Consider these statistics shared by Apple CEO Steve Jobs on Monday:

But what about Google? Last week, Eric Schmidt reiterated that they are activating 200,000 Android devices per day, and have around 90,000 apps in their app store. For comparison, Apple has activated around 275,000 iOS devices per day on average for the past 30 days, with a peak of almost 300,000 iOS devices per day on a few of those days. And Apple has 300,000 apps on its App Store.

That is a LOT of smartphone activations. How are teachers at your school doing moving their entire curriculum into an online, blended model? Maybe it’s time to revise that timetable… or start it.

Jobs went on to briefly address the iPad in both education and the business marketplace:

The iPad is clearly gonna affect notebook computers. And I think the iPad proves it’s not a question of if, it’s a question of when. And there’s I think a lot of development and progress over the next few years. But we’re already seeing tremendous interest in iPad from education and, much to my surprise, from business. We haven’t pushed it real hard in business, and it’s being grabbed out of our hands. And I talk to people every day in business, in all kinds of businesses, that are using iPads. All the way from boards of directors that are shipping iPads around instead of board books, down to nurses and doctors and hospitals, and other large and small businesses.

So the more time that passes, the more I am convinced that we’ve got a tiger by the tail here, and this is a new model of computing which, you know, we’ve already got tens of millions of people already trained on with the iPhone. And that lends itself to lots of different aspects of life, both personal, educational, and business. So I see it as very general purpose, and I see it as really big. And the timing, one could argue about the timing endlessly, but I don’t think one could argue that it’s gonna happen anymore.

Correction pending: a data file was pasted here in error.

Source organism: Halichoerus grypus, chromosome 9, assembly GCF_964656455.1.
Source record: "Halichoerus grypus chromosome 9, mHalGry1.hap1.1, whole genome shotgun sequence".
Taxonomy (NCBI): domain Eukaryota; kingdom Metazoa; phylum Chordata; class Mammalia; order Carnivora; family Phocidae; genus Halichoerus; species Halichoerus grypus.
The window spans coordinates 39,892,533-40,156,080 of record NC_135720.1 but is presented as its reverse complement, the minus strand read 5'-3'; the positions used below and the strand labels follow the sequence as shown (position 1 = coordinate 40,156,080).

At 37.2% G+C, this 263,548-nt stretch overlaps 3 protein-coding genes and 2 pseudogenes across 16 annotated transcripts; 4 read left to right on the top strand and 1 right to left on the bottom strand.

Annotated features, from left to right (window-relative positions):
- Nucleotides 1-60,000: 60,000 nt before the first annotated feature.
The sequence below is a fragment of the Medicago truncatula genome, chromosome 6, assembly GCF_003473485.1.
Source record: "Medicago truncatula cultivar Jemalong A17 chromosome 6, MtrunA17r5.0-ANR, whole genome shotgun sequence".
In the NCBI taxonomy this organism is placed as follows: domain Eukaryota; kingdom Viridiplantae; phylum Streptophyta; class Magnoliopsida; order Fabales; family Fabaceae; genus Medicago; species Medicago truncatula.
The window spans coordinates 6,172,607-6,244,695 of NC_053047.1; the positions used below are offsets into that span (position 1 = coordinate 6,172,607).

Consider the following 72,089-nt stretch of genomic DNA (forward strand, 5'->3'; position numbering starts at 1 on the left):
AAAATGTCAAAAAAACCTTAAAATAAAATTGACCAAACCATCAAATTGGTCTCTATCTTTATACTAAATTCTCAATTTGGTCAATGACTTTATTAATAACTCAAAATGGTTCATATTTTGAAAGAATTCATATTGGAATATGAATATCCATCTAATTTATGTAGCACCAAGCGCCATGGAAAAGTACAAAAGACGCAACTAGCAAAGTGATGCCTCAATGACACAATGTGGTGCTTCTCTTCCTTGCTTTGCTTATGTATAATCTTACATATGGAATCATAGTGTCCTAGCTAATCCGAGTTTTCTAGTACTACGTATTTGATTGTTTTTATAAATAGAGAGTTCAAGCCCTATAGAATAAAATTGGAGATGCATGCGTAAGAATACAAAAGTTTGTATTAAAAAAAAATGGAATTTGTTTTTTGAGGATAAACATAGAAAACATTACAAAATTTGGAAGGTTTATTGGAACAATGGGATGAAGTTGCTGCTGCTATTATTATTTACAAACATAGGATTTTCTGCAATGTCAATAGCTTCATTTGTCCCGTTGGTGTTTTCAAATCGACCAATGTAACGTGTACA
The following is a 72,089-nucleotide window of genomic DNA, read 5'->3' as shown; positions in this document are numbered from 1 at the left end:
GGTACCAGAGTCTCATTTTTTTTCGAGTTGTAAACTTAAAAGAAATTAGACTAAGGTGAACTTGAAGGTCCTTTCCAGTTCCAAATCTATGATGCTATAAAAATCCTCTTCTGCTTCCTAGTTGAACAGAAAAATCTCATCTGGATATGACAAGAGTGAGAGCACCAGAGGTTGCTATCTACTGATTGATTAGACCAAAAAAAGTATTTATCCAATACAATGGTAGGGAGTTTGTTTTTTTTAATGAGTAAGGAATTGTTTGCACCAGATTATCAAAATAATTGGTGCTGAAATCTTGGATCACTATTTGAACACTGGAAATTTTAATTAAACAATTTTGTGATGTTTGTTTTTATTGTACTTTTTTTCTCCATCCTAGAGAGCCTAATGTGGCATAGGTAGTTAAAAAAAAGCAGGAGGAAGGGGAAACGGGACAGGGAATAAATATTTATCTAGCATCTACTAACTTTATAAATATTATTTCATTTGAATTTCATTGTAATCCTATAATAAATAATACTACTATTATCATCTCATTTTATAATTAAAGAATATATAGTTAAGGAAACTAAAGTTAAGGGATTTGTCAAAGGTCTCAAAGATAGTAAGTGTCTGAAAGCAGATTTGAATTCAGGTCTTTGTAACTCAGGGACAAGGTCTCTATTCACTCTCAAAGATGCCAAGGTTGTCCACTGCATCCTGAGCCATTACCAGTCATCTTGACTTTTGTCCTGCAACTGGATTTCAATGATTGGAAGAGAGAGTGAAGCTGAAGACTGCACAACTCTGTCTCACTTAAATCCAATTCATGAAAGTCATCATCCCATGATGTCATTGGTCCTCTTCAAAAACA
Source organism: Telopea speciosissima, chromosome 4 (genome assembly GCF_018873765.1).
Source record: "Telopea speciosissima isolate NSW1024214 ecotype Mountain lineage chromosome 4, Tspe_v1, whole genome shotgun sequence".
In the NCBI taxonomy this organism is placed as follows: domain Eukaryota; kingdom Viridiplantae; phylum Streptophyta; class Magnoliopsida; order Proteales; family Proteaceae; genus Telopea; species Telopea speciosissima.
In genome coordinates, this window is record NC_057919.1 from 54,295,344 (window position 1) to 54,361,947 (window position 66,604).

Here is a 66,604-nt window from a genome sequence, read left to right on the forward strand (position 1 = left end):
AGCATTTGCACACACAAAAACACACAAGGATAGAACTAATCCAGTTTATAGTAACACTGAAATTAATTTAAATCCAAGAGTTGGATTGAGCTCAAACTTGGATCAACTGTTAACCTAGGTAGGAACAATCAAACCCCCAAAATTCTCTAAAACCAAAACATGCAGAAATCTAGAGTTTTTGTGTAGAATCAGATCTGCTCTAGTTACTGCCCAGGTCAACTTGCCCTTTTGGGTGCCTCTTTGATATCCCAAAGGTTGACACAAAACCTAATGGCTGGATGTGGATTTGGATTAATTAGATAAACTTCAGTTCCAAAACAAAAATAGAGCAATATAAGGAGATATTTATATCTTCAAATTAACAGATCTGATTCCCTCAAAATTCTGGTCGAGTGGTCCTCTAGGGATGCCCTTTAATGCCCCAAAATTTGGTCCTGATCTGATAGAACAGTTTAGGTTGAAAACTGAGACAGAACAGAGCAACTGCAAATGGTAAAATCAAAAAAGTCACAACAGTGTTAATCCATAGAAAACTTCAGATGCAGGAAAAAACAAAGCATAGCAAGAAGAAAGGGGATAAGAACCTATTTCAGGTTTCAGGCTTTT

The learning revolution is well underway, and if your school has not embraced a blended model for learning as well as 1:1 computing with some kind of mobile device you’re already WAY behind. The only way we can hope to thrive today is to collaborate and come together behind leaders with vision for TRANSFORMATIONAL models of learning. Those people may not be sitting on your school board today, but they may be reading this post.

It’s time to be the change. Watch Dr Tim Tyson tomorrow and listen carefully. Prepare for local action. We simply MUST come together to share a vision for transformed, blended learning in our communities today, and then act together in support of that vision.

Read the full Macworld article: Jobs speaks! The complete transcript

– Posted using BlogPress from my iPad

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3 Responses to Smartphone activations, iPad Sales and Vision for Transformed Learning

  1. Crudbasher says:

    If you look at technology adoption on a graph you can see the timelines are getting shorter. I was reading the other day about how Pearson is creating iPad curriculum and schools are trying to include the iPad. Keep in mind the iPad was announced at the end of January. 10 months. Things will keep getting faster and faster. I still think that many schools won’t be able to keep up which will create mass disruption (of the good kind).

  2. Leigh Setser says:

    Hi Mr. Fryer! My name is Leigh and I am a student at the University of South Alabama. I read your post as an assignment for my class EDM 310. I will be commenting on another blog post of yours the week of November 1. I will then summarize the two blog posts in my blog. Feel free to check it out! I really enjoyed reading your post. We are learning about using technology in education and I have been learning about some of the uses of the iPad. My professor, Dr. Strange, uses an iPad. On the first day of class that is what he had they syllabus and all of his notes on. He just read right off of the screen and didn’t have to fuss with any papers. I think it is very important for teachers to have a blended curriculum with their students. I also agree that if not, they will be WAY behind. Not only is it important, but I believe it is fun! Children will love learning the new tools and as a teacher I feel like I will be exciting about learning too. It definitely is time to change. Hopefully more educators will jump on the bandwagon!

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